These four calendars help me track a quarter of the year at a time. And I put them up for a specific purpose. One of my goals for 2019 is to improve in my marketing ability. With a full-time non-writing job, it’s hard to keep on top of things. With purple representing people scheduled to be guests on my blog and orange showing times I’m scheduled to appear on other people’s blogs, a quick look at my calendars can give me all the information I need to determine where I need to step up my game and where I’m doing alright.

I also don’t have to find my calendar every time I want to record something. I grab a marker out of the marker basket hanging on the wall and fill in as much or as little detail as I want. A planner is always a bit inconvenient. You have to carry it with you at all times or go find it every time you need it. I don’t have time for that. Besides, I’m notorious for losing things. I can’t count the number of times in a week I have to grab my spare keys because my main set is not where I thought I left it.

I asked for these four calendar boards for these reasons, but they’ve also proved useful in an unexpected way. If you actually look at the boards hanging on the wall, you can see the boards on the right are about ¼ of an inch away from being level. I purposely hung the bottom right one that way so it matched the top right one. I figured it would bother me less that way! But originally, all four boards were meant to be straight and level. I measured each one with a tape measure and pencil. I even measured multiple times before drilling the holes I needed in the wall. My first attempt left me feeling pretty good about my abilities. I placed the calendar on the hooks, and it lined up perfectly. The second one deflated my ego a bit as I realized I’d miscalculated somewhere. Maybe I stepped on the end of the tape measure with more pressure and forced it further into the carpet? I don’t know. But it’s a little off.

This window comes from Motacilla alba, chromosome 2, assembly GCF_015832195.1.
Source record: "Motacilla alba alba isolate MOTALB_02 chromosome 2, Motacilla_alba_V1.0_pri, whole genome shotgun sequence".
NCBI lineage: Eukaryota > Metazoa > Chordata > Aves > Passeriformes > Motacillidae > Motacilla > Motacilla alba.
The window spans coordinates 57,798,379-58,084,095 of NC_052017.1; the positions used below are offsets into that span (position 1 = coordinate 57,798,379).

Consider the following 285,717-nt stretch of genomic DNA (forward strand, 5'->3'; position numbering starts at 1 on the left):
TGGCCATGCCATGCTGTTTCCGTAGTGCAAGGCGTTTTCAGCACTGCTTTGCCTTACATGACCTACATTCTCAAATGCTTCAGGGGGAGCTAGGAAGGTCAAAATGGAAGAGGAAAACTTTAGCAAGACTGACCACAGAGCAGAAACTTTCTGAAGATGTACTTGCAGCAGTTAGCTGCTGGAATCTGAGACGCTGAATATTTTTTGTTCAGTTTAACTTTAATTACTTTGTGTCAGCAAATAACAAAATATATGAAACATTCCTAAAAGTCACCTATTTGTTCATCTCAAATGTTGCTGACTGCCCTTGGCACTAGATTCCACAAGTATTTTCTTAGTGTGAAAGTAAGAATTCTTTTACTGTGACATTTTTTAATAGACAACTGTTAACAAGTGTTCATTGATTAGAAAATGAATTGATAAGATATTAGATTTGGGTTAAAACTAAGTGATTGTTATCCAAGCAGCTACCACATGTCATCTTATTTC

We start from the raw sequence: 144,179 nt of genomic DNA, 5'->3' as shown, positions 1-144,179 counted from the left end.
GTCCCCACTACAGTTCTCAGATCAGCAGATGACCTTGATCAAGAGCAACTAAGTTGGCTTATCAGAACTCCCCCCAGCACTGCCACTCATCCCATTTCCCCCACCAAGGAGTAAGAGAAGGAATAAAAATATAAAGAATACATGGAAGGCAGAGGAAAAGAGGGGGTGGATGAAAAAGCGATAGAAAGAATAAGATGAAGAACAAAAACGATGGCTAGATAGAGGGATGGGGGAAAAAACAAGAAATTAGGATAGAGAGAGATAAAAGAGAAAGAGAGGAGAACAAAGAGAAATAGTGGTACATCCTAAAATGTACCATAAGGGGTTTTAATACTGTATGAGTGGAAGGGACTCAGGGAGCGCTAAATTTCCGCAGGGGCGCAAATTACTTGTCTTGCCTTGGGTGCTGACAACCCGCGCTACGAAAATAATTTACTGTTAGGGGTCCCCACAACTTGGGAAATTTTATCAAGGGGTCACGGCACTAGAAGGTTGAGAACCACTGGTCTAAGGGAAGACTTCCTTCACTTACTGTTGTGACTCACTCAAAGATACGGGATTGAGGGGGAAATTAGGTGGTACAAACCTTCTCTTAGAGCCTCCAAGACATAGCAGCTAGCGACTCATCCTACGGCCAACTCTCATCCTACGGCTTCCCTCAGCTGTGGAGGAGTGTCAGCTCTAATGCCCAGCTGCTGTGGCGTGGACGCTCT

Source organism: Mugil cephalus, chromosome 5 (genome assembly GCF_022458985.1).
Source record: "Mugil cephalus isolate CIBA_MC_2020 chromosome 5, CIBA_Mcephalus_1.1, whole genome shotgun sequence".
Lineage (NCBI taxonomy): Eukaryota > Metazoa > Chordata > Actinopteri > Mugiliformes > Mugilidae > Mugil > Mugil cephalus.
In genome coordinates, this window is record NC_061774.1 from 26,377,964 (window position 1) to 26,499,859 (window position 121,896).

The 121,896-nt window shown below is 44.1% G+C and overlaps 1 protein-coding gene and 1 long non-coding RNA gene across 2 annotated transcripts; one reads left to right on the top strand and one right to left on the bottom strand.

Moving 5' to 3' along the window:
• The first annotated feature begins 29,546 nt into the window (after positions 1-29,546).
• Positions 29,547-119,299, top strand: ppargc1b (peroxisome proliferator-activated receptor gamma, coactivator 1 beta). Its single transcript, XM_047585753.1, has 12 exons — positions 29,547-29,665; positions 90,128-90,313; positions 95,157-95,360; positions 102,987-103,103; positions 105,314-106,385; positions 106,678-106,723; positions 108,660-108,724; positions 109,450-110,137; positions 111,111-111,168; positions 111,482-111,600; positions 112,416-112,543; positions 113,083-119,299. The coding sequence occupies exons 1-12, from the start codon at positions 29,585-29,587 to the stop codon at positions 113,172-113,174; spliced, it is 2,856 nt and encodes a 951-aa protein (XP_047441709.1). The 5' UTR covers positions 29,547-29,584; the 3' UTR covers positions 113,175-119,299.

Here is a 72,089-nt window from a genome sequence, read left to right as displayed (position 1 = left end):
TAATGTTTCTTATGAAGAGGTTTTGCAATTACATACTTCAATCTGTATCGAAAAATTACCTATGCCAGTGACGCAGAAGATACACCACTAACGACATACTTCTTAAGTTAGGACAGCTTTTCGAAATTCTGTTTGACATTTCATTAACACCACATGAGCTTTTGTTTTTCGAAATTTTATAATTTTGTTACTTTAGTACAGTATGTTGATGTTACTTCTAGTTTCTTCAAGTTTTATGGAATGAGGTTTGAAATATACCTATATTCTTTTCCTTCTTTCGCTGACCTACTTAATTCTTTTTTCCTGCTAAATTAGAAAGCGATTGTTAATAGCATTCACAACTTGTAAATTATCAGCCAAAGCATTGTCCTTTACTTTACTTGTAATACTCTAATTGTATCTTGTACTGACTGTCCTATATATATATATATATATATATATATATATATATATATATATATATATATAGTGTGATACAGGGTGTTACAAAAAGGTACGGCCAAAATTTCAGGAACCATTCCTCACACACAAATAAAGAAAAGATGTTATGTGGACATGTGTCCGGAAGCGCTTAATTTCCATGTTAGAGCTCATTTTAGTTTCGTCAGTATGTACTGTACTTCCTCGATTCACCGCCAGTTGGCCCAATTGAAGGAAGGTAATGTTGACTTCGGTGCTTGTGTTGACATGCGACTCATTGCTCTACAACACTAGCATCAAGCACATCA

Why didn’t I use a laser level to project a beautifully, perfectly straight line on my wall to mark my drilling spots? It makes sense. It would have been nice. My calendars would all be straight. There was just one problem. I don’t own a level. The tool I needed to do my job efficiently and completely successfully was missing from my tool box. The result is a functional wall of calendars that would drive some people crazy due to ¼ of an inch.